I. Standard of Review
The involuntary termination of parental rights is an extreme measure that terminates all rights of the parent to his or her child and is designed to be used only as a last resort when all other reasonable efforts have failed. Matter of A.N.J., 690 N.E.2d 716, 720 (Ind.Ct.App. 1997). The Fourteenth Amendment to the United States Constitution provides parents with the rights to establish a home and raise their children. Id. However, the law allows for termination of those rights when the parties are unable or unwilling to meet their responsibility as parents. Id. This policy balances the constitutional rights of the parents to the care and custody of their children with the State's limited authority to interfere with these rights. Id. at 718. Because the ultimate purpose of the law is to protect the child, the parent-child relationship must give way when it is no longer in the child's best interest to maintain the relationship. Id. at 720.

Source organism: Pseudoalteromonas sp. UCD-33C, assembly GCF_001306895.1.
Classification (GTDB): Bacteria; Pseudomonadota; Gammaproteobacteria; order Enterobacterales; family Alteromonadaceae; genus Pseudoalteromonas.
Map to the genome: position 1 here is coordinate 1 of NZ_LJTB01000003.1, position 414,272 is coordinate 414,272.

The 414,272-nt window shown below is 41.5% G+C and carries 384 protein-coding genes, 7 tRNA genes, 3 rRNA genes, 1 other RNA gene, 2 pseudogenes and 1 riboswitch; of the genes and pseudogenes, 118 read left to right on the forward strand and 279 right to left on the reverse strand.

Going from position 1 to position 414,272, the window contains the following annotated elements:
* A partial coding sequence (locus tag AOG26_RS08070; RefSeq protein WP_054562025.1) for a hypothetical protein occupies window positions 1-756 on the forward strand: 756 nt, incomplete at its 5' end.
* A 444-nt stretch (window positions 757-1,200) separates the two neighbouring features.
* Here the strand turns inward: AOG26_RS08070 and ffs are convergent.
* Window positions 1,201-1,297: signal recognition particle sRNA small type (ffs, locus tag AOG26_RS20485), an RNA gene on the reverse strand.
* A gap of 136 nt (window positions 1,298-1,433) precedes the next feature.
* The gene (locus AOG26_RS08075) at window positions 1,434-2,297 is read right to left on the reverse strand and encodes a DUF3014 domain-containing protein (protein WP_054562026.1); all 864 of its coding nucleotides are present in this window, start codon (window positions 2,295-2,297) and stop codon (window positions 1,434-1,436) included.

We will not set aside the trial court's judgment terminating a parent-child relationship unless it is clearly erroneous. Egly v. Blackford Cmty DPW, 592 N.E.2d 1232, 1234-35 (Ind. 1992). In determining whether the evidence is sufficient to support the judgment terminating parental rights, this court neither reweighs the evidence nor judges the credibility of witnesses. Id. at 1235.
Where the trial court has entered findings of fact, the reviewing court may affirm the judgment on any legal theory supported by the findings. Tanton v. Grochow, 707 N.E.2d 1010, 1012 (Ind.Ct.App. 1999). However, our affirmance must be consistent with all of the trial court's findings of fact and reasonable inferences drawn therefrom. Id. The trial court's findings and judgment will be set aside only if they are clearly erroneous. Doe v. Daviess Co. Div. of Children and Family Servs, 669 N.E.2d 192, 194 (Ind.Ct.App. 1996). Findings of fact are clearly erroneous when the record lacks any evidence or reasonable inferences to support them. Crowley v. Crowley, 708 N.E.2d 42, 54 (Ind.Ct.App. 1999).
II. Mandatory Dismissal
Father contends that the petition to terminate his parental rights to M.H.C. should have been dismissed as a matter of law because M.H.C. was in the custody of Paternal Aunt. In support of his argument, Father cites Indiana Code section 31-35-2-4.5(d)(1).